Add-on Plastic Tips for Cryogen Administration in Difficult-to-access Areas : Journal of Cutaneous and Aesthetic Surgery

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Add-on Plastic Tips for Cryogen Administration in Difficult-to-access Areas

Jayasree, Puravoor; Kaliyadan, Feroze1; Ashique, Karalikkattil T2

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Journal of Cutaneous and Aesthetic Surgery: Jul–Sep 2022 - Volume 15 - Issue 3 - p 305-307
doi: 10.4103/JCAS.JCAS_188_21
  • Open

Administering cryogen in difficult-to-access areas (such as the external ear canal/concha, nasal cavity, female genital tract, and perianal area) is a challenging scenario for dermatologists and can cause significant distress to patients.[1] We have found that using plastic tips fashioned from disposable micropipettes, dropper pipettes, needle caps, and small syringe barrels can easily solve this problem.

Disposable tips of micropipettes come in various sizes and lengths. The tip of the micropipette is cut to conform to the size and site of the lesion and attached to the proximal end to the cryocan nozzle to easily deliver cryogen to the target lesion in anatomically convoluted and sensitive locations [Figure 1 and]. Other options including needle caps, small-volume syringe barrels, and disposable plastic pipettes can be cut in a similar fashion, through which the straight or bent metal tip attachments of the cryocan can be inserted to spray the cryogen [Figure 2]. We trialed these options on two different commercially available models of cryocan and found them to be safe, feasible, and highly useful. The attachment can be selected according to the size of the lesion and the depth at which it is located. The narrow tips can help the cryogen to reach the lesion without affecting normal skin. The patient who had a viral wart in the ear canal [Figure 3A] could be managed by targeted cryotherapy without affecting the peripheral normal skin using the modified barrel of a 2cc syringe [Figure 3B]. The guard of the syringe barrel helps to stabilize the tip of cryocan during delivery. Micropipettes and transfer pipettes are readily available in most dermatology practices for use in procedures like platelet-rich plasma therapy. Our proposed modification has clear advantages over alternatives like otoscope specula, as these are available in different sizes, are disposable, transparent, and in addition, easily maneuverable.[2] They can be sterilized by ethylene oxide (ETO) method as well. A sterile plastic dropper cut at the desired length and placed over the cryocan nozzle can be particularly useful as a disposable extension to treat lesions like deep-seated warts in the female genital mucosa [Figure 4].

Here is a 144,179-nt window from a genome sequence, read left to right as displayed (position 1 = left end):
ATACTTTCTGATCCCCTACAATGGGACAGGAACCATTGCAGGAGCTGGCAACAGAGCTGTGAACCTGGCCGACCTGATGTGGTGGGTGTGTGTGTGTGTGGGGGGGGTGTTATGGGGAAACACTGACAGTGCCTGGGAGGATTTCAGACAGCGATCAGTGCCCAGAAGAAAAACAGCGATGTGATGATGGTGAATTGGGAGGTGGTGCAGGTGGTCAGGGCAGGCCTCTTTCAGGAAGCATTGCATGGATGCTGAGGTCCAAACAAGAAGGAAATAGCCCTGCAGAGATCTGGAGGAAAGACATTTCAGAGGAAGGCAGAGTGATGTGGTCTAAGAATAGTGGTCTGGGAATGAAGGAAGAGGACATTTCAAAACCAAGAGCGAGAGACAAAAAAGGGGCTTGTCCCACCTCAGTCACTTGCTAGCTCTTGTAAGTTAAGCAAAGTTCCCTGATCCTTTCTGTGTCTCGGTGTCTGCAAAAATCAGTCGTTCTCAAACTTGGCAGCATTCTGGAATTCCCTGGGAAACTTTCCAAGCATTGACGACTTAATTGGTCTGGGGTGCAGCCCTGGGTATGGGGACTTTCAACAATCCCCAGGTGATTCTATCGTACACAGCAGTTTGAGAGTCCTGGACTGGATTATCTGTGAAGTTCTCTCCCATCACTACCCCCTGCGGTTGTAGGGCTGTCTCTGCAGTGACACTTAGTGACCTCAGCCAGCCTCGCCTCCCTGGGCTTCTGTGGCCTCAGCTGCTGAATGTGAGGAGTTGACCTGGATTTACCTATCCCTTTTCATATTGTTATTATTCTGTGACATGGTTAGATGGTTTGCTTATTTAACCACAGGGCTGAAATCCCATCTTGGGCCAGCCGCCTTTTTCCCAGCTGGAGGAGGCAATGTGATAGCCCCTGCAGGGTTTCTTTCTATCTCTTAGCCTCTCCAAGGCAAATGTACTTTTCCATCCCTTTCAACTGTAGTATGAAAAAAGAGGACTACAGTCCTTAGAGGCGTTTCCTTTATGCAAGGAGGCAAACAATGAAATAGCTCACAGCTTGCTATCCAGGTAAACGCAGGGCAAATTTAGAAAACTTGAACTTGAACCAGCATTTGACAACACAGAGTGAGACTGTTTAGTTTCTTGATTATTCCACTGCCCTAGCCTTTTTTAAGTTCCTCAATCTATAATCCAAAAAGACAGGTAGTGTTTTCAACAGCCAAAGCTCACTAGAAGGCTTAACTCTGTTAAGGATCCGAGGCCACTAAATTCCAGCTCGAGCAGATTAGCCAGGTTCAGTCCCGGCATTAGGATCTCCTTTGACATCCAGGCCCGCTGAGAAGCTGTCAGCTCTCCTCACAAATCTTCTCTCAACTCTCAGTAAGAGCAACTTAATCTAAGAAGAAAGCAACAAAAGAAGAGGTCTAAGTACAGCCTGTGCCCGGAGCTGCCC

Figure 1:
Disposable micropipette tip attached to cryocan nozzle for use inside the concha of ear
Figure 2:
Different options of add-on plastic tip attachments cut at different lengths: needle cap, 1cc and 2.5cc syringe barrels, tapering tip, and proximal portion of plastic dropper
Figure 3:
(A) Viral wart in the ear canal. (B) Targeted and stabilized cryotherapy using a modified syringe barrel attached over cryocan nozzle
Figure 4:
Customized plastic dropper as a disposable extension fitting over the standard straight tip cryocan nozzle

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Conflicts of interest

There are no conflicts of interest.

Declaration of patient consent

The authors certify that they have obtained all appropriate patient consent forms. In the form the patient(s) has/have given his/her/their consent for his/her/their images and other clinical information to be reported in the journal. The patients understand that their names and initials will not be published and due efforts will be made to conceal their identity, but anonymity cannot be guaranteed.


1. Ashique KT, Kaliyadan F, Jayasree P. Cryotherapy: Tips and tricks J Cutan Aesthet Surg. 2021;14:244–7
2. Neill BC, Chow P, Tarantino IS, Aires DJ. Disposable otoscope specula cryotherapy for lesions in convoluted or sensitive locations J Am Acad Dermatol. 2018;19:S0190-9622(18)32908-6

Cryotherapy; mucosa; wart

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